That They May Be One
The Babe born in Bethlehem accomplished what Caesar in Rome could not do with all his legions of soldiers.
Pax Romana. The Roman Peace. This is the term that historians use for the worldwide rule of the Roman Empire in the 1st and 2nd centuries. It was “peace” in the way that the schoolyard has peace when one big bully controls all the lesser bullies: no one fights anyone else because they’re all afraid of a beatdown from the baddest boy in the whole town.
The Romans prided themselves on the peace and unity they brought to the world. They built roads and aqueducts; they policed the land and sea, thus allowing for relatively safe travel; they established a common monetary system, enhancing economic opportunities; and they brought the whole world into the cult of Roman emperor worship. What could be better than “one king to rule them all”? Anyway, resistance was futile. As long as a centurion could find a couple pieces of wood, he could crucify as many dissidents as needed.
The Romans brought stability, safety, and world unity—all at the end of a spear point.
It was into this Pax Romana that Jesus Christ was born. Superficially, society may have looked unified and peaceful. But below the surface was terrible turmoil, seething resentment, fear, anger, and division. Romans looked down on Greeks, Greeks looked down on barbarians, and everyone looked down on the Jews. Even among the Jews, Pharisee despised Sadducee, Zealots planned rebellion, while Essenes turned up their holy noses at the whole bunch and withdrew to the desert.
Who could ever bring true unity and peace to such a world?
And yet … if all things come from the one and only God, if all that exists is the product of a single Divine Mind, then there must be within everything an inherent unity; there must be in all people an innate brotherhood, as sons and daughters of the same Father in heaven. The Greek philosophers recognized this, and so they spoke of the logos spermatikos, the seminal principle, the Thought-Seed, that was inside all things and every person. All things could be, should be in harmony. “Love your neighbor as yourself.” If you love yourself, this should be easy as pie, since at the deepest level your neighbor is yourself. He or she, like you, is the embodiment of the image of God. Where did the world go wrong?
Far from enjoying our innate unity as God’s children, what we find instead is a planet full of people making divisions, building barriers, coining shibboleths, judging skin tones, … finding any and every way to feel distinct from and superior to the human beings around us. Roman society, for all its political unity, was polarized in dozens of ways: citizen against non-citizen, soldier against civilian, freeman against slave, race against race and tribe against tribe.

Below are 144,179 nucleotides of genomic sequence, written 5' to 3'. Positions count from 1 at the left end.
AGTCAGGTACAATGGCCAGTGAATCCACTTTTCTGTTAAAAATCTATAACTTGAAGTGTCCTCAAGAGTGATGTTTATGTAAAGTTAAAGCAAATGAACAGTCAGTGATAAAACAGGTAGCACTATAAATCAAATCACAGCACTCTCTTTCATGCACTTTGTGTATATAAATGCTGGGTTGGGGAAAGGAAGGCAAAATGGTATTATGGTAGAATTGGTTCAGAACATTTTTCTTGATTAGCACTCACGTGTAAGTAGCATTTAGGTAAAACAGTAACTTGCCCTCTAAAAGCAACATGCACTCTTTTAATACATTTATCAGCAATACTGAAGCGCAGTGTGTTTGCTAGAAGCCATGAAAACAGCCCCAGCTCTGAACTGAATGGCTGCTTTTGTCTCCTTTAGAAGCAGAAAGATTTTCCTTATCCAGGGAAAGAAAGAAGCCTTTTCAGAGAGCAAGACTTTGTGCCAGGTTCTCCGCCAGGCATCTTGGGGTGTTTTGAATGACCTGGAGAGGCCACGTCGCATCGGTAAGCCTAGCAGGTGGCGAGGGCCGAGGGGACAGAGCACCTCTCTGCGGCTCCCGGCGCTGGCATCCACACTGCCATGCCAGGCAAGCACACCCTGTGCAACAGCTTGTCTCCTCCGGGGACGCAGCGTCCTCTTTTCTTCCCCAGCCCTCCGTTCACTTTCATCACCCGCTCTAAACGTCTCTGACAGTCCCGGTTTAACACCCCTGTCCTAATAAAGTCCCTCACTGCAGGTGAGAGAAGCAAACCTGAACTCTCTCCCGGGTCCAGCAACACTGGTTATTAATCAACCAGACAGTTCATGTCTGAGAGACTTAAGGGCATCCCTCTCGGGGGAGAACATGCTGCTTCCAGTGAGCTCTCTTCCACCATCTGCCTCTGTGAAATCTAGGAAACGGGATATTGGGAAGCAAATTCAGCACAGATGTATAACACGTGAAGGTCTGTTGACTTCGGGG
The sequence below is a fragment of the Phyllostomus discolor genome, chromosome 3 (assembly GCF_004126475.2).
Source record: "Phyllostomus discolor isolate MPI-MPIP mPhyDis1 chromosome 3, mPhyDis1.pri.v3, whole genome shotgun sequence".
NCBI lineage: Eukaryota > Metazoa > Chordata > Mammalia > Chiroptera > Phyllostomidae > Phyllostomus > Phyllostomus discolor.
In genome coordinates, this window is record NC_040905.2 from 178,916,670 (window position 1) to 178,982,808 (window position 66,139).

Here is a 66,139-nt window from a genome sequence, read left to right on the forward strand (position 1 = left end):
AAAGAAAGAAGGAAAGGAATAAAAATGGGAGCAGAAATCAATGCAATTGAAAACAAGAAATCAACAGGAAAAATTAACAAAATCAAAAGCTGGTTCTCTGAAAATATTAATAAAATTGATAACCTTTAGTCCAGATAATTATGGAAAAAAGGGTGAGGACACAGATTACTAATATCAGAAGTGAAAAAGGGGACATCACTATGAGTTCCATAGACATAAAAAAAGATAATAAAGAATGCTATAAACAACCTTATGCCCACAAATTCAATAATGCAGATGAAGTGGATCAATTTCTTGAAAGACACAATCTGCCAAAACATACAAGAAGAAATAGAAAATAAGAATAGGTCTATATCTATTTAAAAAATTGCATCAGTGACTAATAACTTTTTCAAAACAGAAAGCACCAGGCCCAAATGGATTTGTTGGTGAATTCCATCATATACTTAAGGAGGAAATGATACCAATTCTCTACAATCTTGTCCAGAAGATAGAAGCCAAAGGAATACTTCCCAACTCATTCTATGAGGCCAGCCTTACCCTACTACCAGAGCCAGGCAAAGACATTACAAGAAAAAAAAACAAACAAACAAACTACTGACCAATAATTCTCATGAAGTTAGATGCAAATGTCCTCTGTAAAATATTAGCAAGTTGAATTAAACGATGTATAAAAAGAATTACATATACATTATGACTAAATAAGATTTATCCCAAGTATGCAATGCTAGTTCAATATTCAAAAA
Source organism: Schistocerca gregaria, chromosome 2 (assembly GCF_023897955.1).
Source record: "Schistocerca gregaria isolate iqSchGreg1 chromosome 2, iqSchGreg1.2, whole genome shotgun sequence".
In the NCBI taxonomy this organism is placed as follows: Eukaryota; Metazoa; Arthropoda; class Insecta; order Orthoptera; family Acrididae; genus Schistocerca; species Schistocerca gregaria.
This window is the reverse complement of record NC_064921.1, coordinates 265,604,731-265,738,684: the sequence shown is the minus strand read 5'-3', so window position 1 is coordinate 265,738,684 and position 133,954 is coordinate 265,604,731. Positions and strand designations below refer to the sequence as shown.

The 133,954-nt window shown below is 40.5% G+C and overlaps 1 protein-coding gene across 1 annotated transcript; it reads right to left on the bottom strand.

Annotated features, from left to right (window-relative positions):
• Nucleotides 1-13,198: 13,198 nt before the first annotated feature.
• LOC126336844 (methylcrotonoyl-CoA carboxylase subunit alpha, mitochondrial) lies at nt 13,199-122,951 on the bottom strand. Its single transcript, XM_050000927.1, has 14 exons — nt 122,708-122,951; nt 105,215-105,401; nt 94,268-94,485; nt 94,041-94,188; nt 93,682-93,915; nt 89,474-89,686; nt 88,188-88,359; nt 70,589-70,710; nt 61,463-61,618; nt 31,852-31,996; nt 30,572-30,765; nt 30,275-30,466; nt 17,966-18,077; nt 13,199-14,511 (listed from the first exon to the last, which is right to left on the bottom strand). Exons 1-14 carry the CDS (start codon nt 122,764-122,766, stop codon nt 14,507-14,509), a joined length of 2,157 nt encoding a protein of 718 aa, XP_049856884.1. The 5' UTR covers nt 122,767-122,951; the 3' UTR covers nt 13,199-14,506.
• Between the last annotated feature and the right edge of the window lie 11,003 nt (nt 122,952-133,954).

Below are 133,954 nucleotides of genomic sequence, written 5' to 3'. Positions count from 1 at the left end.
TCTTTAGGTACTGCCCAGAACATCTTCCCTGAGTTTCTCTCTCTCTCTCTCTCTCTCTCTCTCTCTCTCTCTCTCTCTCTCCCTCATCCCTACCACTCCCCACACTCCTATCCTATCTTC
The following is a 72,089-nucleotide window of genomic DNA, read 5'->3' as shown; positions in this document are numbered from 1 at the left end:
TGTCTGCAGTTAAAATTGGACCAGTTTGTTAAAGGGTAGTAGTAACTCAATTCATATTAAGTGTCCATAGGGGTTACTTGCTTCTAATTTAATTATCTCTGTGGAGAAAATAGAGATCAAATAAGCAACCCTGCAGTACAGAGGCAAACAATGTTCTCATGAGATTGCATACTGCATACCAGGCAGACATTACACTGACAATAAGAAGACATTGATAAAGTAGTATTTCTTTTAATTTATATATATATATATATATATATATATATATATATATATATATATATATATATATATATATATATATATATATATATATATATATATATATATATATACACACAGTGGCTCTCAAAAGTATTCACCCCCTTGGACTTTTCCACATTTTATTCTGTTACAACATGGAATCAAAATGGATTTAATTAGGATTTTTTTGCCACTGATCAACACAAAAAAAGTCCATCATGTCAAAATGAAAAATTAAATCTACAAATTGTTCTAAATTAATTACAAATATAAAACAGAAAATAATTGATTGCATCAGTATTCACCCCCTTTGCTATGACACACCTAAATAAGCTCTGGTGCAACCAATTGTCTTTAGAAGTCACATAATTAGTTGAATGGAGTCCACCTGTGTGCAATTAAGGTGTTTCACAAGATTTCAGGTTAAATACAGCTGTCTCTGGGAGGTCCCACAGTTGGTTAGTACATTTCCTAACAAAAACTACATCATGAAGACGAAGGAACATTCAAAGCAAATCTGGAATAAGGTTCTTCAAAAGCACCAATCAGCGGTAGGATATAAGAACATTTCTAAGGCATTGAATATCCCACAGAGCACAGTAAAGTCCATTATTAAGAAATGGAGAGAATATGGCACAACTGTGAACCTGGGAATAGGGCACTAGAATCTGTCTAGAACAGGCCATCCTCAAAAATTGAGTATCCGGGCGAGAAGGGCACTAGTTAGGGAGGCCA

And yet … mankind still pines for that primordial peace in unity. We ache for shalom. We yearn for the Kingdom of God. You can hear it in our music, see it in our art, watch it in our movies from around the world. The desire for true connection, for mutual knowledge, for genuine oneness—it is the perennial theme of the human heart.
Into this world of longing and fighting, Jesus came, the Logos Himself. He came to flatten every wall of separation among mankind, to break down every barrier to our unity in God. He began with the greatest divide there could be: the chasm between spirit and flesh, between Creator and creature, between divine and human. In Himself, He bonded God and man together; and having healed that division, He overcame every other breach as well. Saint Paul tells the Ephesians (1:9-10): “For God has made known to us in all wisdom and insight the mystery of His will, according to his purpose which He set forth in Christ as a plan for the fullness of time, to unite all things in Him, things in heaven and things on earth.” Jesus Christ is unity restored, peace regained. Not like the peace of Rome, but true peace in every direction He gives to us, and He is for us.
In the kingdom of Caesar, it was man against man to the death, both in the gladiators’ stadium and in regular life. In the Kingdom of Christ, we sit at the Lord’s table and feast in harmony: slave with master, Jew with Greek, male and female unsegregated, races and tribes mixing freely, king consorting with commoners.
This is the Pax Christi, the Peace of Christ. At comes not at the point of a spear, but freely, from a heart of love. The Roman peace fell apart after a few centuries. The Kingdom of Christ shall have no end.
May we know His peace and unity more and more. And so at Christmas we sing that final verse of “O Come, O Come Emmanuel”:
O come, Desire of the nations, bind in one the hearts of all mankind;
bid every strife and quarrel cease and fill the world with heaven's peace.
Rejoice! Rejoice! O Israel, to thee shall come Emmanuel!
To you and yours, and to all the world, Peace on earth, goodwill among men.
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